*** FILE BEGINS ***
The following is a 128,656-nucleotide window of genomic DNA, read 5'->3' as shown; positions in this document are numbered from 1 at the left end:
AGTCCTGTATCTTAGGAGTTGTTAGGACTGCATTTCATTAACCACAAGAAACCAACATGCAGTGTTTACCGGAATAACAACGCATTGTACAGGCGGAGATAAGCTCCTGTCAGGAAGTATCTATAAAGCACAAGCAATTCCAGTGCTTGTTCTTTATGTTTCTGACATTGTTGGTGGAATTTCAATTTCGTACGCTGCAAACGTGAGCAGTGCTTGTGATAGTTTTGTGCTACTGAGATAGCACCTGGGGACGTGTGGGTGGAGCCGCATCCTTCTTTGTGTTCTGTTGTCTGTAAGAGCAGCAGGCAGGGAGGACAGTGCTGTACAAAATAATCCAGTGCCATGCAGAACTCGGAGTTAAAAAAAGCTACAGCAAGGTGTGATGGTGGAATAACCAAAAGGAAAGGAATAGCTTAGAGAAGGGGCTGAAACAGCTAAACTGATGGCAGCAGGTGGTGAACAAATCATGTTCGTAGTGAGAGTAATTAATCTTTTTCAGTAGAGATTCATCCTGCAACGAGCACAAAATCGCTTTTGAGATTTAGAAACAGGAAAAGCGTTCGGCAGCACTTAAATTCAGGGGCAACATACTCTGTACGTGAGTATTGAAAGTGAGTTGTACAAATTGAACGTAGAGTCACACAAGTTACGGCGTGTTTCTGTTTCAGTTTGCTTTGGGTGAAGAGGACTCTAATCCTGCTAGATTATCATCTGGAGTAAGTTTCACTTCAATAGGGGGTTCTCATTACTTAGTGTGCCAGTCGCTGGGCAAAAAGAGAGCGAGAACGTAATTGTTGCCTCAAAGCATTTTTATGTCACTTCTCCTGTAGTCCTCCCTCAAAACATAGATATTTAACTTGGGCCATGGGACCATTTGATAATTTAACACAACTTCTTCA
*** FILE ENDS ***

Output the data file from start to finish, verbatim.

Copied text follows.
The following is a 128,656-nucleotide window of genomic DNA, read 5'->3' as shown; positions in this document are numbered from 1 at the left end:
AGTCCTGTATCTTAGGAGTTGTTAGGACTGCATTTCATTAACCACAAGAAACCAACATGCAGTGTTTACCGGAATAACAACGCATTGTACAGGCGGAGATAAGCTCCTGTCAGGAAGTATCTATAAAGCACAAGCAATTCCAGTGCTTGTTCTTTATGTTTCTGACATTGTTGGTGGAATTTCAATTTCGTACGCTGCAAACGTGAGCAGTGCTTGTGATAGTTTTGTGCTACTGAGATAGCACCTGGGGACGTGTGGGTGGAGCCGCATCCTTCTTTGTGTTCTGTTGTCTGTAAGAGCAGCAGGCAGGGAGGACAGTGCTGTACAAAATAATCCAGTGCCATGCAGAACTCGGAGTTAAAAAAAGCTACAGCAAGGTGTGATGGTGGAATAACCAAAAGGAAAGGAATAGCTTAGAGAAGGGGCTGAAACAGCTAAACTGATGGCAGCAGGTGGTGAACAAATCATGTTCGTAGTGAGAGTAATTAATCTTTTTCAGTAGAGATTCATCCTGCAACGAGCACAAAATCGCTTTTGAGATTTAGAAACAGGAAAAGCGTTCGGCAGCACTTAAATTCAGGGGCAACATACTCTGTACGTGAGTATTGAAAGTGAGTTGTACAAATTGAACGTAGAGTCACACAAGTTACGGCGTGTTTCTGTTTCAGTTTGCTTTGGGTGAAGAGGACTCTAATCCTGCTAGATTATCATCTGGAGTAAGTTTCACTTCAATAGGGGGTTCTCATTACTTAGTGTGCCAGTCGCTGGGCAAAAAGAGAGCGAGAACGTAATTGTTGCCTCAAAGCATTTTTATGTCACTTCTCCTGTAGTCCTCCCTCAAAACATAGATATTTAACTTGGGCCATGGGACCATTTGATAATTTAACACAACTTCTTCA